Philip Morris Cuts Forecast Again After Canadian Lawsuits
(Bloomberg) -- Philip Morris International Inc. cut its forecast for this year for a second time, saying the impact from judgments in Canadian lawsuits will take a bigger toll on profit.
- Excluding its Canadian unit from company earnings following judgments tied to smoking health effects will cost the company 12 cents a share, up from a previous estimate of a 10-cent impact. That’s in addition to previously disclosed litigation expenses of 9 cents.
- On a positive note, cigarette volumes, which have been broadly declining for years across the industry, were flat for Philip Morris in the first quarter. Volumes for its IQOS device, which heats tobacco without burning it, jumped 20 percent.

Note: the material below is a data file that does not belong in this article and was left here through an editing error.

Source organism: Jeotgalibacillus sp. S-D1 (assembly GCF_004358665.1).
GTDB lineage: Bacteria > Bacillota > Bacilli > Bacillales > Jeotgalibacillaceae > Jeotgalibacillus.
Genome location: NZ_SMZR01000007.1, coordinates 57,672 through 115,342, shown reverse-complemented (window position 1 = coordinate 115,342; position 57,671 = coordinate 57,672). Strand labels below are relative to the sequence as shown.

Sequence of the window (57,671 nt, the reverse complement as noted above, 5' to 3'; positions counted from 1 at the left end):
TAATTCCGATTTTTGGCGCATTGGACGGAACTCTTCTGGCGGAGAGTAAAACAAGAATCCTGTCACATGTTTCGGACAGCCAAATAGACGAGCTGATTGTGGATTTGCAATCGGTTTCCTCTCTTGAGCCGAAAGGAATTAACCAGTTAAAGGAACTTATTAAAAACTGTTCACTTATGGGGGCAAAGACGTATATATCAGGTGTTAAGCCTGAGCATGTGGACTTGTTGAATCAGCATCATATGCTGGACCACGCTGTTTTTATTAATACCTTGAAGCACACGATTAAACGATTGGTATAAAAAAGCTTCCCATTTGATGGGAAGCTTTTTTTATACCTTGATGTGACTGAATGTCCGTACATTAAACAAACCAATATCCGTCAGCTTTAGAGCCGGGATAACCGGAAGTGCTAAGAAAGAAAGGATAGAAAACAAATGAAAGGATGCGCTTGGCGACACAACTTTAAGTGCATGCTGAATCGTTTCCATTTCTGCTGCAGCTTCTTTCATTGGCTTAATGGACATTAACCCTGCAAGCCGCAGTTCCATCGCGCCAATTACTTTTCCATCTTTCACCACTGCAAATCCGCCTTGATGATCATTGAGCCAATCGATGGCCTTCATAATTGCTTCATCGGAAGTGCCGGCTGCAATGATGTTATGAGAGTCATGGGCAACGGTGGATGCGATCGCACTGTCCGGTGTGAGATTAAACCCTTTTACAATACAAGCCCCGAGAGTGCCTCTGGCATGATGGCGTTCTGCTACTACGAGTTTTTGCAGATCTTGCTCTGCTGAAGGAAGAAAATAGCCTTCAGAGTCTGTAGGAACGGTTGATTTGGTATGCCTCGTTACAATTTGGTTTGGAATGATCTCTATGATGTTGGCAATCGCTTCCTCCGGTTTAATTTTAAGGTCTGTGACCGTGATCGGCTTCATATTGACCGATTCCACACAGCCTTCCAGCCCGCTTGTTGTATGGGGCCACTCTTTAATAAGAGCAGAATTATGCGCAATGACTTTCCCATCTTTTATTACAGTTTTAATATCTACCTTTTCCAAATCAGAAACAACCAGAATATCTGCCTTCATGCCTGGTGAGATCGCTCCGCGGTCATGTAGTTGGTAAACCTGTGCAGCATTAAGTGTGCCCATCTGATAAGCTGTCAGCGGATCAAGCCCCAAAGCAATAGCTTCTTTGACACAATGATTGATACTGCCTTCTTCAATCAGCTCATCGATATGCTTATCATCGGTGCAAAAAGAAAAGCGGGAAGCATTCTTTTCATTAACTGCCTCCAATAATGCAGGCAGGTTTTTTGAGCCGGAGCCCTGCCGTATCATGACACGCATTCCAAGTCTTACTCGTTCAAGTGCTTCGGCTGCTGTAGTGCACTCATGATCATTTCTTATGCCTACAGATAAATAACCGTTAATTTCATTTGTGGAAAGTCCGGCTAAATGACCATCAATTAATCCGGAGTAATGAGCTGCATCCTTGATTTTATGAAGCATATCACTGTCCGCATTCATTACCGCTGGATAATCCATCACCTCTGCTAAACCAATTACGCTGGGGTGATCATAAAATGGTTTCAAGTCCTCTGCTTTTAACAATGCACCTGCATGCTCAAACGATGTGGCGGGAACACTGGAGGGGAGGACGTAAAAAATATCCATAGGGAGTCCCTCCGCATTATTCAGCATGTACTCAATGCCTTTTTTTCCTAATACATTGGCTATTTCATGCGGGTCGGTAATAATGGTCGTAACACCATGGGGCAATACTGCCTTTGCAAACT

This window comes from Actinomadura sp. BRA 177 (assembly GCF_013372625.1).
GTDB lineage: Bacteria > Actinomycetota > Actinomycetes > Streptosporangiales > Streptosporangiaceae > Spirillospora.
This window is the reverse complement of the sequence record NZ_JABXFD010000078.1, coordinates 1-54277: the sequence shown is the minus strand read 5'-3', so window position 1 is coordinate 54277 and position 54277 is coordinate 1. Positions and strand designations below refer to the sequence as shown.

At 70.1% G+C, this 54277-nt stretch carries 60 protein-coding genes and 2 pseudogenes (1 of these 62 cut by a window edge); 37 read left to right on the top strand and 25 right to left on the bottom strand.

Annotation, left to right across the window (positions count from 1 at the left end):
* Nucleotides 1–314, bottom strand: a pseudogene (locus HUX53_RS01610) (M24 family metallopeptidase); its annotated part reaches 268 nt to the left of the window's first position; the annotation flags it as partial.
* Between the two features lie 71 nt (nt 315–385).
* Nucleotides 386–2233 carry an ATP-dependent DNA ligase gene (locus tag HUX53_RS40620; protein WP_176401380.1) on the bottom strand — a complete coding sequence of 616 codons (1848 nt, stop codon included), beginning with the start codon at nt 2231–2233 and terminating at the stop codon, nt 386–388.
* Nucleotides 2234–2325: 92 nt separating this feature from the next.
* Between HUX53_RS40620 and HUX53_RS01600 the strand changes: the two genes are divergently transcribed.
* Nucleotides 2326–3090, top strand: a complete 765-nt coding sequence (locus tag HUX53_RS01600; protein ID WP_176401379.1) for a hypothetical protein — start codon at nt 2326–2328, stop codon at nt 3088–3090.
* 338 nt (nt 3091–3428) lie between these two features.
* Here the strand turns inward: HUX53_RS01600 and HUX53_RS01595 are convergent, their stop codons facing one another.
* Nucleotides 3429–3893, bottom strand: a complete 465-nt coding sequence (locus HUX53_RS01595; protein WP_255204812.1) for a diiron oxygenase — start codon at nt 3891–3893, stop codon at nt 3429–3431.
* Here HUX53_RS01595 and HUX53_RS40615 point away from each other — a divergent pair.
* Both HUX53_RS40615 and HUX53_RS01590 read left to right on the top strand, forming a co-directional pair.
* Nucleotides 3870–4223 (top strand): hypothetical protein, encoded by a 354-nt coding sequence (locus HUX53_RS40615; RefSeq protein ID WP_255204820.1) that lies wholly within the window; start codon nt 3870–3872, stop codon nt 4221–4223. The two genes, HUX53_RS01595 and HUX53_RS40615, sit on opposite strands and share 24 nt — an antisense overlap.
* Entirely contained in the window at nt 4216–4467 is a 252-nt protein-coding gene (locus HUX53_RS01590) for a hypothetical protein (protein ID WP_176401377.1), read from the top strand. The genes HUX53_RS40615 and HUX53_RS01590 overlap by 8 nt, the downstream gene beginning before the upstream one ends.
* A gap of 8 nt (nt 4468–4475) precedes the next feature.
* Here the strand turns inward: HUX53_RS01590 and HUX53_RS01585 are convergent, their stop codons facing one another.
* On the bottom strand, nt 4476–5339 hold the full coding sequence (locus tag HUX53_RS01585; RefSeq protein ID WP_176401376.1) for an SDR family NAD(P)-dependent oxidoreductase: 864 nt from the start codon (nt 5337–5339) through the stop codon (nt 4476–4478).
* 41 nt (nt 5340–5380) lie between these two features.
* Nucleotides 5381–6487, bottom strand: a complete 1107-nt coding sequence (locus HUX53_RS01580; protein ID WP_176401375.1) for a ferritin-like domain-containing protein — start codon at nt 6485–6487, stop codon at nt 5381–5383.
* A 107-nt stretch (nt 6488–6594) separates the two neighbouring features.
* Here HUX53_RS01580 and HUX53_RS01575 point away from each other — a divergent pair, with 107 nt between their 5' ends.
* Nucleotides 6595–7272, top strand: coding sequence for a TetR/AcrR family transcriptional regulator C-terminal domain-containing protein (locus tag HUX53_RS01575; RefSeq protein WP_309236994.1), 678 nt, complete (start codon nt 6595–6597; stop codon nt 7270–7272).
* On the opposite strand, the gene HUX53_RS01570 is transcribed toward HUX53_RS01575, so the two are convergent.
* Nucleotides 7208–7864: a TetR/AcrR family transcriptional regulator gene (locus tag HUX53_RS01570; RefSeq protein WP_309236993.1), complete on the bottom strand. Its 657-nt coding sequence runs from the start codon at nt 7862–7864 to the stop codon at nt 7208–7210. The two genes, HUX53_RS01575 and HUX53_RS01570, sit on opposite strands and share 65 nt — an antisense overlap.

- With so much of its future reliant on IQOS, the results were encouraging. The device showed “notable” growth in Japan, which has been a key testing ground for the product. Chief Executive Officer Andre Calantzopoulos said the number of IQOS users worldwide has topped 10 million.
- That may not be the end of the impact from Canadian legal issues. While full-year guidance and operating cash flow for the year were lower as a result, Philip Morris said that forecast excludes the potential for future developments in two class actions and the Canadian proceedings for creditors.
- The company is trying a new strategy with its “Unsmoke” campaign, which encourages people to quit smoking -- or better yet, not to start. But at the same time, the company saw shipment volume growth from each of its top-five international cigarette brands as a highlight of the quarter.
- Philip Morris shares rose slightly in premarket trading, climbing 0.7 percent to $86.10. The stock, which a majority of analysts recommend buying, had advanced 28 percent this year through Wednesday’s close, outpacing the S&P 500.
- For more on the results, click here.
- For the company statement, click here.
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